Judging important matters such as ethics on the surface is no basis for proper judgement, moreover we make it very easy for those who seek to deceive and exploit us when we fail to question and examine things properly before deciding.
Transparency, scrutiny, and a public demand for truth are the drivers for real ethical accountability.
This will be for Democrat’s and Republican’s
I just want to take a moment and ask, Why?
Why must we pass emails and Facebook posts from one person to another that are designed to sway peoples views (Or reinforce them) using hyperbole and propaganda?
Why must we divide our country? Why must we continue this tradition of telling your political base that this is a all or nothing game. (By the way it is not a game) Why tell people that we must change things before “THIS COUNTRY IS TURNED INTO A SOCIALIST COUNTRY!” when that is not happening? (note: we were taught about the boy who cried wolf, but apparently never learned the lesson)
Why do people continue to believe this rhetoric, when time and time again NOTHING CHANGES!!
These emails bother me so much because the are just lies designed to put fear into people and sway them to their side (Both sides use this method NOT just Democrats or just Republicans).
This countries populace needs to see that the two sides are not as far apart as these emails would have you believe. Most of them are made from a person who wants ONE particular thing. Like the above email is someone who just cares about guns. They could care less about the rest of the country as long as they get to keep their guns (I am pro-gun by the way, But I am Pro-America first). Why don’t we see that someone who has an agenda that benifits one small aspect of life should not be listened to?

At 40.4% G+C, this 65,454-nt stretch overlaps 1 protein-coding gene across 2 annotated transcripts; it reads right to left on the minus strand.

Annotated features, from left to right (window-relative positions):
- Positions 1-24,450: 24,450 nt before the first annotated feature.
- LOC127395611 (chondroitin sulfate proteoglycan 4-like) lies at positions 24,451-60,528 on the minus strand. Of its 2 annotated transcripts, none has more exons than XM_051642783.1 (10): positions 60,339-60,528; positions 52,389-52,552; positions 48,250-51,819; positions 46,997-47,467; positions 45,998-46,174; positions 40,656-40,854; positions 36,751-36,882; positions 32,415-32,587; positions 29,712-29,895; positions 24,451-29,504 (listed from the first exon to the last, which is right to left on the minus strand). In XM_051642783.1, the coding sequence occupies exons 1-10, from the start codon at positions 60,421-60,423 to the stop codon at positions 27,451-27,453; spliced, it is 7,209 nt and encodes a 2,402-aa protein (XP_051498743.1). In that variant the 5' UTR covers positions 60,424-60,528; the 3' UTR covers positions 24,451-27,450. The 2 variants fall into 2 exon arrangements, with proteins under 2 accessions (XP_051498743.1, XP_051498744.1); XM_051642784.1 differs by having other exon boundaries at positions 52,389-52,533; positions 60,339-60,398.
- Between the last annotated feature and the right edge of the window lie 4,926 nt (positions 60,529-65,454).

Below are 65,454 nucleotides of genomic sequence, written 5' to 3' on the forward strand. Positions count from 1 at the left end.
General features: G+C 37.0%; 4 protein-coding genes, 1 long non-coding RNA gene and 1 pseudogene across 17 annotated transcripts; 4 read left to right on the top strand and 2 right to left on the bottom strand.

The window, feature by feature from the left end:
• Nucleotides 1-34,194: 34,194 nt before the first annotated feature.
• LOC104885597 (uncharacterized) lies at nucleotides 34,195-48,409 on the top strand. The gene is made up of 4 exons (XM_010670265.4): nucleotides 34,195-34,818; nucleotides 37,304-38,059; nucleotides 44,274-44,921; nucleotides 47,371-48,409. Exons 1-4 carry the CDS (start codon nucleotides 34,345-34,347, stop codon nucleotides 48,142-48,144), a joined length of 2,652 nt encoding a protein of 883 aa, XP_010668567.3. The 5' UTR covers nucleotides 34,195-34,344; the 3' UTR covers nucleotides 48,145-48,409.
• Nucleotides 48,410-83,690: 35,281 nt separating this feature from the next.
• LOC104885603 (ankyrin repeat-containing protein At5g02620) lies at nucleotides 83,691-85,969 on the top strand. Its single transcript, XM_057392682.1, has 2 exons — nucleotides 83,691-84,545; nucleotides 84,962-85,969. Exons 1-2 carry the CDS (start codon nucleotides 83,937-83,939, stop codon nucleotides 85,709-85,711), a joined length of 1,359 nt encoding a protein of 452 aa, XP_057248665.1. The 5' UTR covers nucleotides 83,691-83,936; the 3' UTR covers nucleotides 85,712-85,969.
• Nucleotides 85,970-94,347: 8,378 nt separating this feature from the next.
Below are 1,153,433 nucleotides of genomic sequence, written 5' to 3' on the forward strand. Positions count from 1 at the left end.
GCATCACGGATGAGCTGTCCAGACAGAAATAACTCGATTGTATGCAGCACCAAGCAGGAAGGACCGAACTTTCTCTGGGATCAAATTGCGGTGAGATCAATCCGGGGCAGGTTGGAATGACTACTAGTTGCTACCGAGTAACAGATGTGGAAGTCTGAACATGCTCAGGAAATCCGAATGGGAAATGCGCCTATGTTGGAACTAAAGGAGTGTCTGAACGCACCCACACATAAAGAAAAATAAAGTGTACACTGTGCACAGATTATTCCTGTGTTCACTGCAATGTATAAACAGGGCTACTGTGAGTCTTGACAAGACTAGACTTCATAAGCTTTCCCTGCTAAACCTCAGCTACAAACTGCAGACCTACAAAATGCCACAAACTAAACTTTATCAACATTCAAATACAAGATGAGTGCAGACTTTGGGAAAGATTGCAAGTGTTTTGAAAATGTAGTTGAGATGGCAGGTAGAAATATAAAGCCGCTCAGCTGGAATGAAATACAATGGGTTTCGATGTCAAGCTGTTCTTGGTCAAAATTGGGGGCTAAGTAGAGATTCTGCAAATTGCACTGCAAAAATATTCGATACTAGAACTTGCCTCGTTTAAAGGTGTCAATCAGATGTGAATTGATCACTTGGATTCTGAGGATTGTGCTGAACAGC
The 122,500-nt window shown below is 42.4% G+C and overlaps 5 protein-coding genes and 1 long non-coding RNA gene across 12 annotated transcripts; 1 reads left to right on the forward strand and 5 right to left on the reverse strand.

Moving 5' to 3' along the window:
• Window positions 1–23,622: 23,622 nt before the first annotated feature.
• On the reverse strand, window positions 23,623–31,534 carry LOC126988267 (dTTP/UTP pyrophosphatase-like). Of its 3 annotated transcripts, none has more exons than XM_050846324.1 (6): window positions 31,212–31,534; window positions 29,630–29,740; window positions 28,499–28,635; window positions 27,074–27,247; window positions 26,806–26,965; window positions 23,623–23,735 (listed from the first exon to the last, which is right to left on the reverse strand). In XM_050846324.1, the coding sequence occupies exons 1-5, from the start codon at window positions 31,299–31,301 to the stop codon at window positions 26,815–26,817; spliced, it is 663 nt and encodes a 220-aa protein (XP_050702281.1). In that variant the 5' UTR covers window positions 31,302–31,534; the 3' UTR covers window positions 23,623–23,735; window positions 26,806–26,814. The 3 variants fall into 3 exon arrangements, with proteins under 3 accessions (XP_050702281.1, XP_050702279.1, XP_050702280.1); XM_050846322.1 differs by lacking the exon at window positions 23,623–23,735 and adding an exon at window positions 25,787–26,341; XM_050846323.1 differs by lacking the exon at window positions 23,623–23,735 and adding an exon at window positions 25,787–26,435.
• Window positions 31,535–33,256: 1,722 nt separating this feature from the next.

I believe (and I hope you all agree) that we should stop
the propaganda and start the conversation!!!
Sorry to all if this maybe turned into a rant of sorts
Sneak attack: surprise amendment makes CISPA worse, then it is voted and passed a day ahead of schedule. Congress just deleted the Fourth Amendment
By Cory Doctorow at 4:20 pm Thursday, Apr 26
In a sneak attack, the vote on CISPA (America’s far-reaching, invasive Internet surveillance bill) was pushed up by a day. The bill was hastily amended, making it much worse, then passed on a rushed vote. Techdirt’s Leigh Beadon does a very good job of explaining what just happened to America:
Previously, CISPA allowed the government to use information for “cybersecurity” or “national security” purposes. Those purposes have not been limited or removed. Instead, three more valid uses have been added: investigation and prosecution of cybersecurity crime, protection of individuals, and protection of children. Cybersecurity crime is defined as any crime involving network disruption or hacking, plus any violation of the CFAA.
Basically this means CISPA can no longer be called a cybersecurity bill at all. The government would be able to search information it collects under CISPA for the purposes of investigating American citizens with complete immunity from all privacy protections as long as they can claim someone committed a “cybersecurity crime”. Basically it says the 4th Amendment does not apply online, at all. Moreover, the government could do whatever it wants with the data as long as it can claim that someone was in danger of bodily harm, or that children were somehow threatened—again, notwithstanding absolutely any other law that would normally limit the government’s power.